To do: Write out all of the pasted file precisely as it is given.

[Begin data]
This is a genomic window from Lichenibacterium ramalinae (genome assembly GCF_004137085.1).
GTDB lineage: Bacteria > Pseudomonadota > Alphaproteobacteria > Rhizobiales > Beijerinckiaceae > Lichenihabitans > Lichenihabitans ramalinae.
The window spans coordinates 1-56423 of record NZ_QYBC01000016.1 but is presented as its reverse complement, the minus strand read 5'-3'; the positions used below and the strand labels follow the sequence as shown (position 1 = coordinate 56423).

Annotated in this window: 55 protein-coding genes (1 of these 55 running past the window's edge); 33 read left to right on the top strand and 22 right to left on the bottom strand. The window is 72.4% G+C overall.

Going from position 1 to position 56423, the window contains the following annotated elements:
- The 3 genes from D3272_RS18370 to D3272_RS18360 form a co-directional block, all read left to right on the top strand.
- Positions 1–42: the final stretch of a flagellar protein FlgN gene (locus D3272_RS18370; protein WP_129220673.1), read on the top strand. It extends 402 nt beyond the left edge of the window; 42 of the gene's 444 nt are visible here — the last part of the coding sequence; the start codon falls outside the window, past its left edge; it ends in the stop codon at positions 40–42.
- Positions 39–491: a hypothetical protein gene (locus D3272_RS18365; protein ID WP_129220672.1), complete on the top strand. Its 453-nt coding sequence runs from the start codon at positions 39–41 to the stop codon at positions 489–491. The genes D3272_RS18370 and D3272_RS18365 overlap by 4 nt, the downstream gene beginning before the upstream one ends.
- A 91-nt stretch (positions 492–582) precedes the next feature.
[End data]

This is a genomic window from Lichenibacterium ramalinae (genome assembly GCF_004137085.1).
GTDB lineage: Bacteria > Pseudomonadota > Alphaproteobacteria > Rhizobiales > Beijerinckiaceae > Lichenihabitans > Lichenihabitans ramalinae.
The window spans coordinates 1-56423 of record NZ_QYBC01000016.1 but is presented as its reverse complement, the minus strand read 5'-3'; the positions used below and the strand labels follow the sequence as shown (position 1 = coordinate 56423).

Annotated in this window: 55 protein-coding genes (1 of these 55 running past the window's edge); 33 read left to right on the top strand and 22 right to left on the bottom strand. The window is 72.4% G+C overall.

Going from position 1 to position 56423, the window contains the following annotated elements:
- The 3 genes from D3272_RS18370 to D3272_RS18360 form a co-directional block, all read left to right on the top strand.
- Positions 1–42: the final stretch of a flagellar protein FlgN gene (locus D3272_RS18370; protein WP_129220673.1), read on the top strand. It extends 402 nt beyond the left edge of the window; 42 of the gene's 444 nt are visible here — the last part of the coding sequence; the start codon falls outside the window, past its left edge; it ends in the stop codon at positions 40–42.
- Positions 39–491: a hypothetical protein gene (locus D3272_RS18365; protein ID WP_129220672.1), complete on the top strand. Its 453-nt coding sequence runs from the start codon at positions 39–41 to the stop codon at positions 489–491. The genes D3272_RS18370 and D3272_RS18365 overlap by 4 nt, the downstream gene beginning before the upstream one ends.
- A 91-nt stretch (positions 492–582) precedes the next feature.